Voting places

Attorney General Hill is back in the news this week, and it’s not over allegations he groped four women at a near southside bar in March.

Instead, multiple parties including Indiana Secretary of State Connie Lawson are concerned after Hill filed a motion yesterday in opposition to six proposed early voting sites across Marion County precincts during the 2018 general election.

The Marion County Election Board approved the sites in July, following an order from U.S. District Judge Sarah Evans Barker that required at least two additional satellite voting locations to be added by November 2018.

The state’s largest county only had one early voting satellite site before Common Cause of Indiana and the Indianapolis branch of the National Association for the Advancement of Colored People sued in April, alleging the lack of early voting sites suppressed the vote in urban communities.

In a motion to unravel a consent decree reached last month in the lawsuit, Hill and his co-intervenors, Deputy Attorneys General Kelly Thompson, Bryan Findley and Aleksandrina Pratt, called the sites “contrary to Indiana law and against the public interest.”

The filing alleges that the board colluded with a group, including Common Cause and the NAACP, to expand the voting sites. It also claims that the board did not reach a unanimous vote as required by state law when expanding the number of sites.

“There is great concern that a majority of the Board cooperated with Plaintiffs to obtain something that Indiana law otherwise would have prohibited,” read the filing. “The Seventh Circuit Court of Appeals has warned that courts must ensure there is no collusion between parties who enter consent decrees, and that the consent decree is not contrary to the public interest.”

But the election board is adamant that they followed all normal procedures—and that, in turn, it is Hill who is acting out of line.

“The Attorney General’s assertion that the Consent Decree is ‘contrary to public interest’ and ‘contrary to public policy’ is not only puzzling, its disruptive implications are difficult to overstate,” the board writes in an official response to the motion.

More than that, the board alleges Hill’s motion misrepresents the facts, saying in their response that early voting access was expanded “in a bipartisan manner and under a unanimous vote.”

Lawson, in a written statement, was blunt in her criticism of Hill’s intervention:

“As Indiana’s Chief Election Officer, I oppose Attorney General Hill’s intervention in the Marion County satellite voting case. I did not ask him to do this. He did not have the professional courtesy to provide me notice of his motion, even though I am named as a party in the suit.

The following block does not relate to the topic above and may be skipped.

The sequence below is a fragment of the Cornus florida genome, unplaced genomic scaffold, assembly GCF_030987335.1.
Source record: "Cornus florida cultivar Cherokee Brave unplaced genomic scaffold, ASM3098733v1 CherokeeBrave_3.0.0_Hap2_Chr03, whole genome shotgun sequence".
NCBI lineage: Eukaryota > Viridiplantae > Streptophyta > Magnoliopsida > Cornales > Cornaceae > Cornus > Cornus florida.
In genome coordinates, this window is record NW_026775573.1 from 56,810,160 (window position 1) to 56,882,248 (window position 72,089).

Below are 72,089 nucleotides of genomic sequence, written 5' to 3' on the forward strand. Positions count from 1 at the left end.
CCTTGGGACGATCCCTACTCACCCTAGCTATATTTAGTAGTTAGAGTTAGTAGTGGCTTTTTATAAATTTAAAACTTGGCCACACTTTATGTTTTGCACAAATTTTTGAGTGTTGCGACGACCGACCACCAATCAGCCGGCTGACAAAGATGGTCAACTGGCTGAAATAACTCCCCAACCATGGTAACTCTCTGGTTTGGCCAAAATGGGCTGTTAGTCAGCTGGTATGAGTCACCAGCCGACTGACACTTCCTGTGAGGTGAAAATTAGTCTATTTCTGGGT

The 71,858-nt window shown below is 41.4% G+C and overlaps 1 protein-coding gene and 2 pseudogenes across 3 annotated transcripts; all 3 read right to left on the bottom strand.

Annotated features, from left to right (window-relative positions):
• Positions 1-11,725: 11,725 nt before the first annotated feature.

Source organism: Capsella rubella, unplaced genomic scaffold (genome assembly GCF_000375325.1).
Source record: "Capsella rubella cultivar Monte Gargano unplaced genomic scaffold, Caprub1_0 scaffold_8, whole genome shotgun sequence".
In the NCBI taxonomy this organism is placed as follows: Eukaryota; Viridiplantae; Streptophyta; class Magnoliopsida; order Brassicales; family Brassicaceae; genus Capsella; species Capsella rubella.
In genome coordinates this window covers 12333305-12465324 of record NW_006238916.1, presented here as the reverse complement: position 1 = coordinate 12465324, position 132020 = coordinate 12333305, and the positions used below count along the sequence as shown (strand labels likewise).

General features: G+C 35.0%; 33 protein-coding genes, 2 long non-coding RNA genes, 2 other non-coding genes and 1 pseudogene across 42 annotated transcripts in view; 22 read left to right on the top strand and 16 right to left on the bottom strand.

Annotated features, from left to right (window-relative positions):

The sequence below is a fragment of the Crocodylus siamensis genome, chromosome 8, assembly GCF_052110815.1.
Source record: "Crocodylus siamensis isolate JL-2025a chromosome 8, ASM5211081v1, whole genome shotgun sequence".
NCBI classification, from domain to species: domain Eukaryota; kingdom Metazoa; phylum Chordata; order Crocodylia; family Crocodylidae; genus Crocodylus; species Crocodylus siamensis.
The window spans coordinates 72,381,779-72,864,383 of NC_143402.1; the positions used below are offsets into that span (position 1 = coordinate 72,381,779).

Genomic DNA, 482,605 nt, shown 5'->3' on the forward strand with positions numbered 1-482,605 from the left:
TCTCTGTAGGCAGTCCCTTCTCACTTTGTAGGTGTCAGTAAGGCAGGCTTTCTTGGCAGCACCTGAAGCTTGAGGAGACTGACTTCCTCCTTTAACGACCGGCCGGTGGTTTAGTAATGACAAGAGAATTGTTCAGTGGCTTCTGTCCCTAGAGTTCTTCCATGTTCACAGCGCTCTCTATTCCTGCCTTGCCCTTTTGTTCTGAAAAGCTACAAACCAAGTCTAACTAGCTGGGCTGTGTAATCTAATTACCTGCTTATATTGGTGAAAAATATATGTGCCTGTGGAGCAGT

“I support Marion County’s unanimous decision to adopt satellite voting. I urge Attorney General Hill to drop this.

“Satellite voting is a bi-partisan effort and the Attorney General’s filing does not reflect the will of Marion County voters. By his reckless action, the Attorney General has disrupted more than 18 months of productive, bi-partisan conversations.”

Common Cause Indiana also slammed the attorney general today in a press release.

“We are extremely disappointed that Attorney General Curtis Hill is continuing his partisan crusade to deny Marion County voters equal access to early voting,” said Julia Vaughn, policy director for Common Cause Indiana.

Last year, Common Cause Indiana and the Indianapolis NAACP filed an initial lawsuit, in which they claimed the county’s lack of early voting sites suppressed fair voting rights in Marion County’s urban neighborhoods. The lawsuit elicited the order from Judge Barker.

Vaughn also suggested that Hill is catering to partisan interests, including unknown sources who could offer money to his legal defense fund, a non-profit called Fairness for Curtis Hill.The fund was created to aid the attorney general as he fights allegations that he inappropriately touched four women at an end-of-legislative session party in March.

Indiana House and Senate leaders of both parties have called on Hill to resign. The allegations are now being investigated by the state’s inspector general and special prosecutor Daniel Sigler. Hill has maintained he did nothing wrong and is resisting calls to resign.

“It is clear the Attorney General does not seek to represent the interests of Marion County voters in the matter; he is seeking to curry favor with hard core partisans in his party, perhaps to encourage anonymous contributions to his secret legal defense fund,” Vaughn said in her statement.

In a written statement, a spokesman for Hill said the attorney general had permission from the court last year to challenge in a fairness hearing any settlement that was contrary to the public interest or violated a state statute.

Erica Irish is a reporter for, a news website powered by Franklin College journalism students.


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